AMD Ryzen 5 – What’s inside?

All the Ryzen 5 processors are built on the same foundation, which also powers the Ryzen 7 chips. The Zen micro-architecture was built from the ground up to address the power consumption and performance-per-clock issues of previous AMD processors.

AMD employed a host of techniques to achieve this, which we won’t cover in depth here – you can read more about Zen in our 1800X review – but we’ll highlight a few of the key points.

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AMD Ryzen

The new design has boosted instructions per clock by 52%. A move that has brought AMD near enough to parity with Intel after years of trailing far behind. As a result, if the two companies released a processor each with an identical number of cores and clock speed they should produce near-identical performance. However, as it is right now Intel still has a maximum clock speed advantage so AMD is throwing cores at the problem.

Another key addition with Ryzen is simultaneous multithreading. This is AMD’s answer to Intel’s Hyperthreading technology that allows each core of the processor to juggle two threads at a time, so it can deal more efficiently with its workload. This makes the processor appear to software like it has double the number of cores and results in a performance increase of between 10% and 30%.

AMD Ryzen

The third key aspect to Zen is that power consumption has greatly improved. AMD’s previous performance champ, the eight-core FX-8 9590, had a thermal design power (TDP) of 219W. The 1800X has a TDP of just 95W, while the Ryzen 5 range are all just 65W. Again, this essentially puts AMD’s processors on a level with Intel.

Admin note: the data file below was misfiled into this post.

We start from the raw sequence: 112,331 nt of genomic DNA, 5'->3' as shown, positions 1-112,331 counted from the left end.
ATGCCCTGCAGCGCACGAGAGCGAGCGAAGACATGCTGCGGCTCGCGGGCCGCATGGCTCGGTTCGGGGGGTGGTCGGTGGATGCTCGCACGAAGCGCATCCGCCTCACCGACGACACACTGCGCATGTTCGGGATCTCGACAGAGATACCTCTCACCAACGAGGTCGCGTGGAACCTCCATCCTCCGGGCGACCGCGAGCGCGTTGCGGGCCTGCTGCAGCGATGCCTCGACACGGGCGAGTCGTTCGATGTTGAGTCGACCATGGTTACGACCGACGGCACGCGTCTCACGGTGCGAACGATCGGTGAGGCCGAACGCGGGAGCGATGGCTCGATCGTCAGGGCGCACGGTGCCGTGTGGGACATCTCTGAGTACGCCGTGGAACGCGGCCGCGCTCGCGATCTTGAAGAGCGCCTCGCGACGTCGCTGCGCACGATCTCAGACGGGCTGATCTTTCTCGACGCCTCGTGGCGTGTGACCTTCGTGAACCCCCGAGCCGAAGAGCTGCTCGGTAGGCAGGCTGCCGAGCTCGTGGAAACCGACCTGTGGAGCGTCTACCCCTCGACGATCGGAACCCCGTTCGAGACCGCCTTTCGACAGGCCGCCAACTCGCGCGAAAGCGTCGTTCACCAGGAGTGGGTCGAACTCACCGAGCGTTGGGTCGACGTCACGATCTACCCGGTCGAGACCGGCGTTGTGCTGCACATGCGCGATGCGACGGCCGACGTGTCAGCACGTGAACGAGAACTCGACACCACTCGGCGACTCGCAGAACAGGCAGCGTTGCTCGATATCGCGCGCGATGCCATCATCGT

Another feature of Ryzen is Precision Boost. This is internal overclocking akin to Intel’s Turbo Boost technology where you have a base clock frequency and then all the cores of the processor can overclock to a second higher frequency when needed, CPU temperature depending. Meanwhile XFR is a final little push that can be given to one core of the chip when it’s under heavy load.

AMD Ryzen 5 – The platform

The whole AMD Ryzen range can be installed in the new AMD AM4 socket, which is support by five AMD chipsets: X370, B350, A320, X300 and A300. All will support the range of Ryzen processors but only the X370, X300 and B350 will support overclocking; and only the X370 and X300 will support SLI/Crossfire. There are currently only X370 and B350 boards available and they range in price from £80-100 for a B350 board to £150-£300 for X370 boards.

You’ll most likely have to buy a new CPU cooler to fit the AM4 socket, though unlike Ryzen 7, some of the Ryzen 5 range can be purchased with included coolers.